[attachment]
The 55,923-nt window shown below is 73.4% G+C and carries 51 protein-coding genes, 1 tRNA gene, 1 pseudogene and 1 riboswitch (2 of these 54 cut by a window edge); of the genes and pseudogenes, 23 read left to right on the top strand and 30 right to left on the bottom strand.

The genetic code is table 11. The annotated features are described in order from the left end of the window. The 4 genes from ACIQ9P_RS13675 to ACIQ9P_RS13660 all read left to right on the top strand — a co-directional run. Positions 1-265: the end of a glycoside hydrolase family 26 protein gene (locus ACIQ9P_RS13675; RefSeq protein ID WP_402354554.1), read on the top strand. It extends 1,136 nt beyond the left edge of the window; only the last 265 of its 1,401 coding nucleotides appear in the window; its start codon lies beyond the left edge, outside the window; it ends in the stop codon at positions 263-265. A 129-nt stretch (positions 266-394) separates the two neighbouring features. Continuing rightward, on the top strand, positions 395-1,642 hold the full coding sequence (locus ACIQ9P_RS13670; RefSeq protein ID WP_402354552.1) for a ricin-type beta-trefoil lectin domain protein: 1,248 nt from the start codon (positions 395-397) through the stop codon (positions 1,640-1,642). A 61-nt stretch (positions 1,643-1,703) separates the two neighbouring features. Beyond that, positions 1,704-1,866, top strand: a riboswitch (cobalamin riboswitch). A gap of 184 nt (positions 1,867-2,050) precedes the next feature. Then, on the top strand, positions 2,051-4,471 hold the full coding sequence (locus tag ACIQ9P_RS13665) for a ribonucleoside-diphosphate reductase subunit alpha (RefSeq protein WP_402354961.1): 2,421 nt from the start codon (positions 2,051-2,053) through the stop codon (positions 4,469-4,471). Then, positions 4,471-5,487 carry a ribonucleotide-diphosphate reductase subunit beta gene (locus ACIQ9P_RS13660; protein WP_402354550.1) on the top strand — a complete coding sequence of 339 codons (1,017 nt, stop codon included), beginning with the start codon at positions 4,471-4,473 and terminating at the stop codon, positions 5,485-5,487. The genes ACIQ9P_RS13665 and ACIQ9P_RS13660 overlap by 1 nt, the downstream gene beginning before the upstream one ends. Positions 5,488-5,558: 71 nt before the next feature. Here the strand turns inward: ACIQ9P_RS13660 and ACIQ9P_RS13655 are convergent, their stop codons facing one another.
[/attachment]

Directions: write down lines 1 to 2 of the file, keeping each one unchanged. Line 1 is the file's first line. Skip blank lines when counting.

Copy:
The 55,923-nt window shown below is 73.4% G+C and carries 51 protein-coding genes, 1 tRNA gene, 1 pseudogene and 1 riboswitch (2 of these 54 cut by a window edge); of the genes and pseudogenes, 23 read left to right on the top strand and 30 right to left on the bottom strand.

The genetic code is table 11. The annotated features are described in order from the left end of the window. The 4 genes from ACIQ9P_RS13675 to ACIQ9P_RS13660 all read left to right on the top strand — a co-directional run. Positions 1-265: the end of a glycoside hydrolase family 26 protein gene (locus ACIQ9P_RS13675; RefSeq protein ID WP_402354554.1), read on the top strand. It extends 1,136 nt beyond the left edge of the window; only the last 265 of its 1,401 coding nucleotides appear in the window; its start codon lies beyond the left edge, outside the window; it ends in the stop codon at positions 263-265. A 129-nt stretch (positions 266-394) separates the two neighbouring features. Continuing rightward, on the top strand, positions 395-1,642 hold the full coding sequence (locus ACIQ9P_RS13670; RefSeq protein ID WP_402354552.1) for a ricin-type beta-trefoil lectin domain protein: 1,248 nt from the start codon (positions 395-397) through the stop codon (positions 1,640-1,642). A 61-nt stretch (positions 1,643-1,703) separates the two neighbouring features. Beyond that, positions 1,704-1,866, top strand: a riboswitch (cobalamin riboswitch). A gap of 184 nt (positions 1,867-2,050) precedes the next feature. Then, on the top strand, positions 2,051-4,471 hold the full coding sequence (locus tag ACIQ9P_RS13665) for a ribonucleoside-diphosphate reductase subunit alpha (RefSeq protein WP_402354961.1): 2,421 nt from the start codon (positions 2,051-2,053) through the stop codon (positions 4,469-4,471). Then, positions 4,471-5,487 carry a ribonucleotide-diphosphate reductase subunit beta gene (locus ACIQ9P_RS13660; protein WP_402354550.1) on the top strand — a complete coding sequence of 339 codons (1,017 nt, stop codon included), beginning with the start codon at positions 4,471-4,473 and terminating at the stop codon, positions 5,485-5,487. The genes ACIQ9P_RS13665 and ACIQ9P_RS13660 overlap by 1 nt, the downstream gene beginning before the upstream one ends. Positions 5,488-5,558: 71 nt before the next feature. Here the strand turns inward: ACIQ9P_RS13660 and ACIQ9P_RS13655 are convergent, their stop codons facing one another.